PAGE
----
Grandma is halfway out the door when I run after her. “Go back inside, Kimberly.” She says when she sees me. She’s holding her gun. It makes me sick.
“No.” I say, tilting my head back in defiance, “That was Jasmine.”
“Who?” She asks, turning away from me and pacing down the path.
“The girl from the grocery place.” I say.
Grandma doesn’t respond, so I follow her into the woods. There’s another scream. This one is quieter than the first, or farther away. I clench my fists. It’s definitely Jasmines.
I remember the way the undead things hands wrapped around my throat and walk faster. Grandma swims through the trees like a fish darting down a stream. She knows right where to put her foot and when to duck. I try to copy her movements, but I stumble and trip.
“Help!” Jasmine screams, “Help me!”
I burst into a run, barreling past Grandma, “Kimberly, wait-“ she starts, but I don’t listen. I’m halfway gone already.
“Jasmine?” I call, “It’s me, Kim!”
She doesn’t respond right away, and for a moment, I fear she might be dead. Whatever monster that tried to get me has gotten her.
I exhale, and hurry towards the sound. I dodge between two trees and look up to see a grave on a hill. Jasmine stands atop it, her back pressed against a gravestone. She’s turned away from me, looking at something at the base of the mound.
“What is it?” I yell. She looks at me, and even from my vantage point, I can see the terror reflected in her glasses. I straighten my spine and waltz up the hill.
In the moment it takes me, she’s across the graveyard and ducked behind another tombstone. Her fingers are too her lips and she’s telling me to hush.
I roll my eyes and glance over the grave, looking for a monster looking man. Instead, I see something else entirely.
It’s definitely dead. I can tell by the way it moves. With each step, it’s legs crunch beneath its weight. And it doesn’t seem to be stitched up that well, either. It’s clearly not Grandma’s handywork, if the hare was any indication.
It used to be an alligator if I had to guess. Though all it’s appendages were bent at weird angles, like the legs had been screwed on wrong, so it was really hard to tell. Both its eyes had been plucked out of its head, and it seemed to be going by smell and hearing alone. If dead things can smell and hear, I think, another thing I’ll have to ask Grandma.
Jasmine crawls towards me, and grabs my wrist, “What’re we going to do?” She asks, her eyes so wide, I think they might bulge out of her head. I snatch my hand away.
“I’ll tell you what we’ll do; we’ll simply walk down the hill and not aggravate it.”
She stares at me like I’m insane, “It chased me all the way here from your house.” She says, “It’ll just chase us down there, too.”
I frown at her. The obvious occurs to me- if neither grandma nor I resurrected the alligator, than who did? Come to think of it, she also said the monster that attacked me was undead as well. My stomach aches, and I have to squelch down my fear.
I peer over the grave again. The alligator had seemed anxious to climb the hill blind, as it was pretty steep, so it began to encircle us, slowly and surely.
“It seems larger than a normal alligator,” I say, mostly to myself.
“That’s an alligator?” Jasmine hisses.
I close my eyes, inhaling softly. I felt the air for the familiar weight. There was a lot of noise buzzing around me radiating off of truly dead things, but only one of which was undead. The alligator. I focus in on it. It was more difficult than the frogs, fish, or hare, but I felt confident it still fell within my domain.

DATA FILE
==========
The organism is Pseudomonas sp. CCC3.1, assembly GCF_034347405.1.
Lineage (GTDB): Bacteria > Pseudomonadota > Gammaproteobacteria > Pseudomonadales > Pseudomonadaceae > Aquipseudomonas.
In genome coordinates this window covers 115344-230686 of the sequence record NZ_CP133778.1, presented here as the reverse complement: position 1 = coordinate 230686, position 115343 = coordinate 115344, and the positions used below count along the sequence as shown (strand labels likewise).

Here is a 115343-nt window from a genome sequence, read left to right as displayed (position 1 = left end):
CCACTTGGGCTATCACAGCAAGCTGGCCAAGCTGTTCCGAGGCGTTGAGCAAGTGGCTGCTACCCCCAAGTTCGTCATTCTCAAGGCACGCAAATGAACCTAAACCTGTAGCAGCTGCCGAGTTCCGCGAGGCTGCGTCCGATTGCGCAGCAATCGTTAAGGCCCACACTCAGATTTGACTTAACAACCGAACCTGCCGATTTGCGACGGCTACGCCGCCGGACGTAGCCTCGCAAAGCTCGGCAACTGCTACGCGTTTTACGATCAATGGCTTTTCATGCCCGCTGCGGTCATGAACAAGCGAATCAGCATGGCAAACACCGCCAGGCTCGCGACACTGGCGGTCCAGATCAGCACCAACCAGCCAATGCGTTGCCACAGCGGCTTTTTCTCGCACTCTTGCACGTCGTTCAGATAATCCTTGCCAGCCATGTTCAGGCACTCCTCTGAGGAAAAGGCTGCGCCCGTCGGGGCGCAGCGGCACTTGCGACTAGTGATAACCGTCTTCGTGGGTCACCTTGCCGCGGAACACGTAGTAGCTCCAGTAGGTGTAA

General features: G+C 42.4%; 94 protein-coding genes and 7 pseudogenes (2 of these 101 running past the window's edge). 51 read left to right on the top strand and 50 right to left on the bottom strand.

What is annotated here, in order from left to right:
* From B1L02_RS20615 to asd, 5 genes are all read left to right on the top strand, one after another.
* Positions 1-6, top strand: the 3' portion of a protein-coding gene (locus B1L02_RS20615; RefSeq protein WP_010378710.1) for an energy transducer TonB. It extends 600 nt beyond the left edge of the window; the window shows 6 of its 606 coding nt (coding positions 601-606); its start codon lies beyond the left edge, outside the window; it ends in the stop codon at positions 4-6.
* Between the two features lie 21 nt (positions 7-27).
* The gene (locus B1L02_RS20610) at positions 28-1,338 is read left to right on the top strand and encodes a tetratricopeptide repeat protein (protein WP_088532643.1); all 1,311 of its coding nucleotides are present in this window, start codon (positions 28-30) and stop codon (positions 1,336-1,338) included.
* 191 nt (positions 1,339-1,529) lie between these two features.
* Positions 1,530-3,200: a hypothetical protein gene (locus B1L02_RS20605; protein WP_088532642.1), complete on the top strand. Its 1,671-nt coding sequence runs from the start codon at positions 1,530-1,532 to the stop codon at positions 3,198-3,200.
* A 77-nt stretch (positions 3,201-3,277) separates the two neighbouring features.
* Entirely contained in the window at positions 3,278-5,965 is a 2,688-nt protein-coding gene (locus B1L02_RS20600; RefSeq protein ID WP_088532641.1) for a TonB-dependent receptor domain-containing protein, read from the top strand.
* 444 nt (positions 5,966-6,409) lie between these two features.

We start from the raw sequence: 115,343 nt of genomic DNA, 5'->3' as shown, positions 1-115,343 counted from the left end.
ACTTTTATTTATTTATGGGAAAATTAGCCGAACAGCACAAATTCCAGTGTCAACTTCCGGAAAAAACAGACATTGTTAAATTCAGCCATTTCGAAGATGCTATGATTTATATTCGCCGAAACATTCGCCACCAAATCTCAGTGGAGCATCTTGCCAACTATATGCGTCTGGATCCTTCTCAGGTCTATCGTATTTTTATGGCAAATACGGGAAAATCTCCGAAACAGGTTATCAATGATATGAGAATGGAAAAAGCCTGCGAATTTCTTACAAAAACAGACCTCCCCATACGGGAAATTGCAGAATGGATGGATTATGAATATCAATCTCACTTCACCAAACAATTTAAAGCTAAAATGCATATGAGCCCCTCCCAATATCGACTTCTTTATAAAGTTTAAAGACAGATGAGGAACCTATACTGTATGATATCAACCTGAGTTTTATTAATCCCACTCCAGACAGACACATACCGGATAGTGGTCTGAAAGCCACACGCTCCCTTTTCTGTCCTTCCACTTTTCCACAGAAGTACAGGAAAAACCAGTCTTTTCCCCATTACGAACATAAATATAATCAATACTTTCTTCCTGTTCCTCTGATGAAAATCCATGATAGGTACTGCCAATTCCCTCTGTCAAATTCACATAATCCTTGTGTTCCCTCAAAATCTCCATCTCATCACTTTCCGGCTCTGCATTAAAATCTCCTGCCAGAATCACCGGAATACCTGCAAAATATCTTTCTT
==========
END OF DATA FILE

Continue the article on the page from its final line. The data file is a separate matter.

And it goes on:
Suddenly, I felt the same things as the monster. My legs ache, flooding my body with agony. My nose twitches, and I hiss.
Jasmine pokes me, “Are you alright? What’re you doing?”
“Yes,” I hiss, “just saving our skins.”
Before she can even lean back, I force both of the monsters legs to buckle. Even with my eyes closed, I feel it collapse to the ground at the base of the hill. The life magic left within it bleeds away, and by the time I open my eyes, the thing is back to being dead.
I turn to Jasmine. She’s standing now, looking down at the alligator. Her eyes dart back to me, “How did you do that?” She asks, her eyes wide.
I blush and mumble, “Nothing.”
“You just killed that thing without even lifting a finger!” She cried.
“Hm, no I didn’t.”
My brain itches, and I press my cheek against the cool rock of the gravestone. Jasmines brow knits together as she examines me. “You’re so flushed. What’s wrong with you?”
“That is…“ I pant, “…a really mean thing to ask.”
The whole earth is spinning, and I can barely keep my eyes focused on Jasmine. So I decide to rest them, but only for a moment…
I wake up in a house that’s not my own, and that’s not my grandmas.
I shoot up, letting the frilly princess blanket slide off me and onto the ground. I was asleep on a couch adjacent to an ancient looking TV. A football game rages inside. It looks loud, but the volume is turned way down, so it only emits the barest of murmurs.
“Hi, you’re awake.”
I turn towards the entryway, where Jasmine stands with a bowel of fowl smelling soup and a glass of milk in hand. “Did you kidnap me?” I ask.
Jasmines face turns beet red. It seems inclined to do that a lot. “No!” She cries, “I saved you!”
I press my palm to my head, “That’s not how I remember it.” I say.
“Whatever.” She says, marching into what seems to be her living room, and sliding the soup onto the side table. “My mom made this for you.”
She sits down beside me and watches as I blatantly refuse to eat the carrot soup. It looks just as disgusting as it smells, worse even then the rabbits splayed guts. I do accept the milk though.
When I drain the last of the glass, I slam it down on the coffee table and ask, “Does my Grandma know I’m here?”